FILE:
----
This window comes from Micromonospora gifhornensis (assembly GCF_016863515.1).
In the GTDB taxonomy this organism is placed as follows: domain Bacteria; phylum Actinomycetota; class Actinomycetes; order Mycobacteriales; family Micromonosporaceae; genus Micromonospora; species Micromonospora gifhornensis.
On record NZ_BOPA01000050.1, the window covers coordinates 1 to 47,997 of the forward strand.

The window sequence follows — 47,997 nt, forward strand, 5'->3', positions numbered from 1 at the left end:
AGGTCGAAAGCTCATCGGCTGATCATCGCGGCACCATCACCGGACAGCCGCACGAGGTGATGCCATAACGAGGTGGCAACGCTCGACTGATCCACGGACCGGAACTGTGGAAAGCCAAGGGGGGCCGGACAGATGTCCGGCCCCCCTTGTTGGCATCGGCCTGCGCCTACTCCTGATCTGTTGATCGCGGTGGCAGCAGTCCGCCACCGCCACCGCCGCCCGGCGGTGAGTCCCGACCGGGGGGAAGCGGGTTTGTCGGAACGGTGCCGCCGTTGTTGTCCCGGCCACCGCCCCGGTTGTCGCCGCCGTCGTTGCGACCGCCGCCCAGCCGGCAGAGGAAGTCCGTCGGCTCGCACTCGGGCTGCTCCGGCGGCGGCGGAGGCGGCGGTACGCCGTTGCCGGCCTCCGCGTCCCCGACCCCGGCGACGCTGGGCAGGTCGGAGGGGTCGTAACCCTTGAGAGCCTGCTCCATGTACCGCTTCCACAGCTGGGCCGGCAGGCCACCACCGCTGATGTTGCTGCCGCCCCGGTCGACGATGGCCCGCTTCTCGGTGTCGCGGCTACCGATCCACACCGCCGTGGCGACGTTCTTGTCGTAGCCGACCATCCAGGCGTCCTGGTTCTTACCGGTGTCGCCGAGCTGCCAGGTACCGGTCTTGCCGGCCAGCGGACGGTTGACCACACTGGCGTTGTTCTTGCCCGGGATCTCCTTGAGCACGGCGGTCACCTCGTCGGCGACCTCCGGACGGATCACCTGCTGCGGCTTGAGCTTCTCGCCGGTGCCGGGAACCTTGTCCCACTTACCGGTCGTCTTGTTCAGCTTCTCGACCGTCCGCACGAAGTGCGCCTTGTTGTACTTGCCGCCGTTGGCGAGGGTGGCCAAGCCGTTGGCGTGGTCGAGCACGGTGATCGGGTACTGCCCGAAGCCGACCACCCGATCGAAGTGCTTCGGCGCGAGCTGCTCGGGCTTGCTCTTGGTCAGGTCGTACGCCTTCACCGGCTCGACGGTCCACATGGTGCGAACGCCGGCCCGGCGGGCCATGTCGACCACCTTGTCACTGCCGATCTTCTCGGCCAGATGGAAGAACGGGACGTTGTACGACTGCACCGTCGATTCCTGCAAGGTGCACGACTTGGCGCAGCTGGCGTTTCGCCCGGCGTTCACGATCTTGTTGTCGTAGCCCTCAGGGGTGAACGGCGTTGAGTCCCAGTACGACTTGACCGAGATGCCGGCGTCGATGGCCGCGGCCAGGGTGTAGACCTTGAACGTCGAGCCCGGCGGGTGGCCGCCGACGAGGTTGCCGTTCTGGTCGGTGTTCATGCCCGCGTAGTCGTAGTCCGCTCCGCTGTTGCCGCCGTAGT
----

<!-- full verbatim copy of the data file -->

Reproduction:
This window comes from Micromonospora gifhornensis (assembly GCF_016863515.1).
In the GTDB taxonomy this organism is placed as follows: domain Bacteria; phylum Actinomycetota; class Actinomycetes; order Mycobacteriales; family Micromonosporaceae; genus Micromonospora; species Micromonospora gifhornensis.
On record NZ_BOPA01000050.1, the window covers coordinates 1 to 47,997 of the forward strand.

The window sequence follows — 47,997 nt, forward strand, 5'->3', positions numbered from 1 at the left end:
AGGTCGAAAGCTCATCGGCTGATCATCGCGGCACCATCACCGGACAGCCGCACGAGGTGATGCCATAACGAGGTGGCAACGCTCGACTGATCCACGGACCGGAACTGTGGAAAGCCAAGGGGGGCCGGACAGATGTCCGGCCCCCCTTGTTGGCATCGGCCTGCGCCTACTCCTGATCTGTTGATCGCGGTGGCAGCAGTCCGCCACCGCCACCGCCGCCCGGCGGTGAGTCCCGACCGGGGGGAAGCGGGTTTGTCGGAACGGTGCCGCCGTTGTTGTCCCGGCCACCGCCCCGGTTGTCGCCGCCGTCGTTGCGACCGCCGCCCAGCCGGCAGAGGAAGTCCGTCGGCTCGCACTCGGGCTGCTCCGGCGGCGGCGGAGGCGGCGGTACGCCGTTGCCGGCCTCCGCGTCCCCGACCCCGGCGACGCTGGGCAGGTCGGAGGGGTCGTAACCCTTGAGAGCCTGCTCCATGTACCGCTTCCACAGCTGGGCCGGCAGGCCACCACCGCTGATGTTGCTGCCGCCCCGGTCGACGATGGCCCGCTTCTCGGTGTCGCGGCTACCGATCCACACCGCCGTGGCGACGTTCTTGTCGTAGCCGACCATCCAGGCGTCCTGGTTCTTACCGGTGTCGCCGAGCTGCCAGGTACCGGTCTTGCCGGCCAGCGGACGGTTGACCACACTGGCGTTGTTCTTGCCCGGGATCTCCTTGAGCACGGCGGTCACCTCGTCGGCGACCTCCGGACGGATCACCTGCTGCGGCTTGAGCTTCTCGCCGGTGCCGGGAACCTTGTCCCACTTACCGGTCGTCTTGTTCAGCTTCTCGACCGTCCGCACGAAGTGCGCCTTGTTGTACTTGCCGCCGTTGGCGAGGGTGGCCAAGCCGTTGGCGTGGTCGAGCACGGTGATCGGGTACTGCCCGAAGCCGACCACCCGATCGAAGTGCTTCGGCGCGAGCTGCTCGGGCTTGCTCTTGGTCAGGTCGTACGCCTTCACCGGCTCGACGGTCCACATGGTGCGAACGCCGGCCCGGCGGGCCATGTCGACCACCTTGTCACTGCCGATCTTCTCGGCCAGATGGAAGAACGGGACGTTGTACGACTGCACCGTCGATTCCTGCAAGGTGCACGACTTGGCGCAGCTGGCGTTTCGCCCGGCGTTCACGATCTTGTTGTCGTAGCCCTCAGGGGTGAACGGCGTTGAGTCCCAGTACGACTTGACCGAGATGCCGGCGTCGATGGCCGCGGCCAGGGTGTAGACCTTGAACGTCGAGCCCGGCGGGTGGCCGCCGACGAGGTTGCCGTTCTGGTCGGTGTTCATGCCCGCGTAGTCGTAGTCCGCTCCGCTGTTGCCGCCGTAGT